Keywords: opioid, opiate, allergy, hypersensitivity (PubMed Search)
Posted: 11/5/2008 by Bryan Hayes, PharmD
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How many times have you had a patient with an allergy to codeine described as stomach upset? Or how about a rash with morphine (probably secondary to histamine release)? True anaphylactic reactions to opioids are very rare (< 1%). But what happens when you have a patient with a true allergy, but still need to give an opioid? No problem, you just need to choose one that is structurally different.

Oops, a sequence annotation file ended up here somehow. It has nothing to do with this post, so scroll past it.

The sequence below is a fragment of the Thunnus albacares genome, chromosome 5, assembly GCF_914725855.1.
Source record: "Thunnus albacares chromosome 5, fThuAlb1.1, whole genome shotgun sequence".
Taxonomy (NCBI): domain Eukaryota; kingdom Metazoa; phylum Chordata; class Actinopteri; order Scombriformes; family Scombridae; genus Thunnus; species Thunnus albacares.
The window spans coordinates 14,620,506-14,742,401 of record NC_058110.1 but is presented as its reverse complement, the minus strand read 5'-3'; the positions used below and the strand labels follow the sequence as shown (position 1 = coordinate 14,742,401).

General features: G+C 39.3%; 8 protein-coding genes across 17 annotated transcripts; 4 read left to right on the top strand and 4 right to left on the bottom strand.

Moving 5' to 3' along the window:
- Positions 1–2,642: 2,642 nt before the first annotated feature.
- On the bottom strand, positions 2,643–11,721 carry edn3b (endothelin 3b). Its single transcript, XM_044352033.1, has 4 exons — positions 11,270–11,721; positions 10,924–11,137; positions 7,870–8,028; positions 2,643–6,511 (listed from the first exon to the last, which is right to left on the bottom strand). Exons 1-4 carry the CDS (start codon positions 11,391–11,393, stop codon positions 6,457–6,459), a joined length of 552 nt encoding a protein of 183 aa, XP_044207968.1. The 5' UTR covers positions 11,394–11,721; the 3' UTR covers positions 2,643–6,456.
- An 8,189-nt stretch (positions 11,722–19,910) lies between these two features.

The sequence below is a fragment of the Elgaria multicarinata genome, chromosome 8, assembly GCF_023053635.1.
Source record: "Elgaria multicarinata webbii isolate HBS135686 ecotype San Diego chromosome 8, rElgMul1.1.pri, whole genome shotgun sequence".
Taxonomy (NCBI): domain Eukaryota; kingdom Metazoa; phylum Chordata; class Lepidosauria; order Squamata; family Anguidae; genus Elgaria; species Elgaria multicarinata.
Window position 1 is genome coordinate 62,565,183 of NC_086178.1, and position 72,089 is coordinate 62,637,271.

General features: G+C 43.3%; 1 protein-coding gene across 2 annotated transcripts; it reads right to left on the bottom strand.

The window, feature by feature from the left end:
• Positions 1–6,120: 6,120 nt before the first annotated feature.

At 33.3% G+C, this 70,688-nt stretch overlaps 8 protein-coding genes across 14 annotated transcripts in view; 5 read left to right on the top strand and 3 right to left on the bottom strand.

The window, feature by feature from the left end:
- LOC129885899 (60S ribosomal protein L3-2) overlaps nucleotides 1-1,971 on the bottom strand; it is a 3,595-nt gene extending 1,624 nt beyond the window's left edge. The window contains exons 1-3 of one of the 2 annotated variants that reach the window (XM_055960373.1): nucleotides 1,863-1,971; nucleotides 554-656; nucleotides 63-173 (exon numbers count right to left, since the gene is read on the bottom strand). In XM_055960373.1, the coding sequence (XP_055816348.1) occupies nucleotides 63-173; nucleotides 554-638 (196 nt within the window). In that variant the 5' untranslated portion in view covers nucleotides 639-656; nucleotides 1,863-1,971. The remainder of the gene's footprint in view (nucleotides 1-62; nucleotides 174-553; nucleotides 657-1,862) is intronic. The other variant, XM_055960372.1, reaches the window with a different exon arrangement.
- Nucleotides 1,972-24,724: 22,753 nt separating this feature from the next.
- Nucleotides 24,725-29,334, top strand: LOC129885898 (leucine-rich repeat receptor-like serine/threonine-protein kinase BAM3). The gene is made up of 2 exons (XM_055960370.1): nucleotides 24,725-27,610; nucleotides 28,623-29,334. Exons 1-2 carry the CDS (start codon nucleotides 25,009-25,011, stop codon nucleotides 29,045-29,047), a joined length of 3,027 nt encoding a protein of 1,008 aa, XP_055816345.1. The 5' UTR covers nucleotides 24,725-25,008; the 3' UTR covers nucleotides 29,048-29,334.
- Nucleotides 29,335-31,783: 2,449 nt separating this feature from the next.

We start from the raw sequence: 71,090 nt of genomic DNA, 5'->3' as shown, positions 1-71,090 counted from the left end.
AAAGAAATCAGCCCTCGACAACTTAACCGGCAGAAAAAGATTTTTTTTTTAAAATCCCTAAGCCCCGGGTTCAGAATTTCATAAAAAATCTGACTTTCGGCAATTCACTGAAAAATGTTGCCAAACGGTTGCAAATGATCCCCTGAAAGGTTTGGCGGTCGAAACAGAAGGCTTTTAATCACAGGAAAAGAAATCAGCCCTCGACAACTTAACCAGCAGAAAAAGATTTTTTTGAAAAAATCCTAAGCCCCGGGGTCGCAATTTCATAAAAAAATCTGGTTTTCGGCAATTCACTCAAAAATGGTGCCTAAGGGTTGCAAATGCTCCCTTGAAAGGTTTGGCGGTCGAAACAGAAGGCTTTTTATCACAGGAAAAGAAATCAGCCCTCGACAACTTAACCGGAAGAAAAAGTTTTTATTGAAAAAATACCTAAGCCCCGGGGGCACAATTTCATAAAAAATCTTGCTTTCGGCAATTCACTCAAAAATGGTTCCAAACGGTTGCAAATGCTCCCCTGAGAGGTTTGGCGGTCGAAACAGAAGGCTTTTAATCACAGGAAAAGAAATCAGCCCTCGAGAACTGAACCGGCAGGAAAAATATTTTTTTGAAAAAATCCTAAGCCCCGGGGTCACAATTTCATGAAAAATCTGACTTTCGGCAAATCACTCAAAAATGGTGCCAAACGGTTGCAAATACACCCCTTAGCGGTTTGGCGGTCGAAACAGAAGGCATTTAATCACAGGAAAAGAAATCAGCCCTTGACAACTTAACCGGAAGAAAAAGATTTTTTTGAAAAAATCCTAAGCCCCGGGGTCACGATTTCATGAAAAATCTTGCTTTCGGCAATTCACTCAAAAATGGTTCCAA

All of the group 1 and 2 agents are structurally very similar to each other and should not be given if a true allergy exists to any other natural or semi-synthetic derivative. Group 3 agents have structures different enough that they can be given to a patient intolerant to the natural or semi-synthetics without fear of cross reactivity. They are also very different from others in this same group.
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